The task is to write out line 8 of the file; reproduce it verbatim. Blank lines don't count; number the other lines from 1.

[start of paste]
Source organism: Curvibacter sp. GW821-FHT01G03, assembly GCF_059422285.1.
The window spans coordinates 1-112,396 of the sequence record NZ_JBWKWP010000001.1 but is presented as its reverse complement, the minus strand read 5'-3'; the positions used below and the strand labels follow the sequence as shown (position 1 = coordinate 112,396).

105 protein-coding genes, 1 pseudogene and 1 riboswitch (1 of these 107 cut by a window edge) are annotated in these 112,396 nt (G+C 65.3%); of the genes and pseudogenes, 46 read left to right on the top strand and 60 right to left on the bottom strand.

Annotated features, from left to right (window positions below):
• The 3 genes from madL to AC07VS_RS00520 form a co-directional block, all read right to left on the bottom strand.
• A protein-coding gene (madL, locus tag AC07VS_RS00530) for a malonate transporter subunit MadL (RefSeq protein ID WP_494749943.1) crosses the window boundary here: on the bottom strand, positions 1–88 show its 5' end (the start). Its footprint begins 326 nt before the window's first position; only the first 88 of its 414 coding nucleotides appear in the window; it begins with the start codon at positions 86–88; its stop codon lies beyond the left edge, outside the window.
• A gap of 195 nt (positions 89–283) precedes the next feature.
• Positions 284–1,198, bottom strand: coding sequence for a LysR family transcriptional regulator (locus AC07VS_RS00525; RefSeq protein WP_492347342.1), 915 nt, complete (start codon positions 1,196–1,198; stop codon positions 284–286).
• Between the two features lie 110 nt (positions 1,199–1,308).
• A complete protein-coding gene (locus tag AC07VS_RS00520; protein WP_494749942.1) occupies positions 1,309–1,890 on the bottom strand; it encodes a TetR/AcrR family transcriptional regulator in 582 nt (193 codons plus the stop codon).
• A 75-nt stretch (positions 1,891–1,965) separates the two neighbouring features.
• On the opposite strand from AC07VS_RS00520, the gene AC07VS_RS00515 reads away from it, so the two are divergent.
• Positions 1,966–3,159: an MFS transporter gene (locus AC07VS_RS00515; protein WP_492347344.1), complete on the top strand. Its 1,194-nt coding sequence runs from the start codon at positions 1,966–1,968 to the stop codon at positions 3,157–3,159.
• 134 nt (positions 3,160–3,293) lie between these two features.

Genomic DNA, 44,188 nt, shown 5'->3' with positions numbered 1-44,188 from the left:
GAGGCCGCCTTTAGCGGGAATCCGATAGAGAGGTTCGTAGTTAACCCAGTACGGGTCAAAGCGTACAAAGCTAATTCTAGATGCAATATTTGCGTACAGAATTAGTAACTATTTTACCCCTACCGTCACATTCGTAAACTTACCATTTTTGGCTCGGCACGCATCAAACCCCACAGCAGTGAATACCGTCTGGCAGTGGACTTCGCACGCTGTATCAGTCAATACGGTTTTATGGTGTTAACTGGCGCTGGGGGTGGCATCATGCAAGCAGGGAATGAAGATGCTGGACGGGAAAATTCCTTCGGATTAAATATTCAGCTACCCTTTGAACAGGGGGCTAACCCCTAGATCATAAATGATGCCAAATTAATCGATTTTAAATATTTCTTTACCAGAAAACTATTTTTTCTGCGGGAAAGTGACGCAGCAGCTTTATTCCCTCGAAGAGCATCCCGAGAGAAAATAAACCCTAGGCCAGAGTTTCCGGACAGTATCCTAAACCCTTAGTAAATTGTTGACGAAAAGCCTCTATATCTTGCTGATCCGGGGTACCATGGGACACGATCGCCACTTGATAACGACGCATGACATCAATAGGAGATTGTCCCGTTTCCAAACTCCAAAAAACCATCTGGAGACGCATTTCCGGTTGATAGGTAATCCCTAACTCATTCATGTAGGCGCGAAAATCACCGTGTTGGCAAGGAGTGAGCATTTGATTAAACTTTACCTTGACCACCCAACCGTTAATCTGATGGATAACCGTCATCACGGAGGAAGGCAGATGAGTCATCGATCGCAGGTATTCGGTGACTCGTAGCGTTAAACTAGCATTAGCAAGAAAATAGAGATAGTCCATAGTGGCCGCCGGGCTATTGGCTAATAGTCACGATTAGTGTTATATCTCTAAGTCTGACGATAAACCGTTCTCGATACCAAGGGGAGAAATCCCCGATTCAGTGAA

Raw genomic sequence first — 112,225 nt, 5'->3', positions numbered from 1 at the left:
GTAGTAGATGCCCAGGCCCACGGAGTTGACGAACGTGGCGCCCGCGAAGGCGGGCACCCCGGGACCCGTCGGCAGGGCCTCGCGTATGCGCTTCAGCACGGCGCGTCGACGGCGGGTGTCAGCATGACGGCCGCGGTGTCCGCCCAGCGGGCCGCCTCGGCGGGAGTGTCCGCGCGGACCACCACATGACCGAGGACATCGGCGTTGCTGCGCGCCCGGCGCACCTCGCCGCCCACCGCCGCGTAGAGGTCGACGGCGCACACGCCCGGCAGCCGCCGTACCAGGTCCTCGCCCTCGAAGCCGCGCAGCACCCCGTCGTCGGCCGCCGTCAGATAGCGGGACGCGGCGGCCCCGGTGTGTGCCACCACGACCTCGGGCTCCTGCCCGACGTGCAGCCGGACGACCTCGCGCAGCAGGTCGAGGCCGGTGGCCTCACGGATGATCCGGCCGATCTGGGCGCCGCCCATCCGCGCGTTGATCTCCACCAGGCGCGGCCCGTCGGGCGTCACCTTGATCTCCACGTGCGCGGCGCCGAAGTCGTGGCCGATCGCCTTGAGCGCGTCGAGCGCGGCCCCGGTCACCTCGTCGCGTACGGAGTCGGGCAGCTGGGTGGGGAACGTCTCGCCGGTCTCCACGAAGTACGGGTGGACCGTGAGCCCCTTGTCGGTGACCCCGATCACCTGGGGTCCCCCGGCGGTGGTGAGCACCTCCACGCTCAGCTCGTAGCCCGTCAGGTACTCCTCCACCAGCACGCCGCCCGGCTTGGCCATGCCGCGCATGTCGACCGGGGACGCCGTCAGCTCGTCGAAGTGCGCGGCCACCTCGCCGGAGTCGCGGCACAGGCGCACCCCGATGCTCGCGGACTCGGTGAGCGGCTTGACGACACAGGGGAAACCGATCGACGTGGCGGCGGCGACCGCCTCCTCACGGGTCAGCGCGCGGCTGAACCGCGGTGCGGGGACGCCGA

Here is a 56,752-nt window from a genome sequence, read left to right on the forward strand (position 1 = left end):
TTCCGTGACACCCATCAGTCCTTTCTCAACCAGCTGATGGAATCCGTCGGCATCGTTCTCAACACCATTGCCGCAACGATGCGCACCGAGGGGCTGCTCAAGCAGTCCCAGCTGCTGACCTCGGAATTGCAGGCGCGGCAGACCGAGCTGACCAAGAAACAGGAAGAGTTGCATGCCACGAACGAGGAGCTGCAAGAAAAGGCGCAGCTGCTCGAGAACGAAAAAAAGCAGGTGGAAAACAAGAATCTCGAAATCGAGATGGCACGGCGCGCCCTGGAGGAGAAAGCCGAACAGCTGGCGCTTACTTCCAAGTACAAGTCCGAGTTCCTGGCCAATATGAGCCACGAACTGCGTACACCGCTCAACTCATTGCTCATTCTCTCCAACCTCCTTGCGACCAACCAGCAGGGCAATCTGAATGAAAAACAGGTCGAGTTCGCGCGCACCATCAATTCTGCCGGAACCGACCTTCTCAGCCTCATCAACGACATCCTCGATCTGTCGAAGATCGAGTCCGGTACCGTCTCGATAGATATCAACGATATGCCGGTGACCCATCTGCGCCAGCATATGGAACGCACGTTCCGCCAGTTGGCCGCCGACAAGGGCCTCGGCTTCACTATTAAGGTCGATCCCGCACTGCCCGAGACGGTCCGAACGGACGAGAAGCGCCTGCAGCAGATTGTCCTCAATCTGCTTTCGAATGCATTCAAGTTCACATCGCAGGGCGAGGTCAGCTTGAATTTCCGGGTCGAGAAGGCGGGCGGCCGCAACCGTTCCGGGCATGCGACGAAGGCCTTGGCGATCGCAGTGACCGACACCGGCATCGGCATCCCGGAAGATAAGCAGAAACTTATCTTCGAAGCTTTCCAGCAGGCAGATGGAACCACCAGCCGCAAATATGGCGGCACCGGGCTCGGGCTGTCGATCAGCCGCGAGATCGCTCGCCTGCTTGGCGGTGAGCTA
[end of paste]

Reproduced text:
• Positions 284–1,198, bottom strand: coding sequence for a LysR family transcriptional regulator (locus AC07VS_RS00525; RefSeq protein WP_492347342.1), 915 nt, complete (start codon positions 1,196–1,198; stop codon positions 284–286).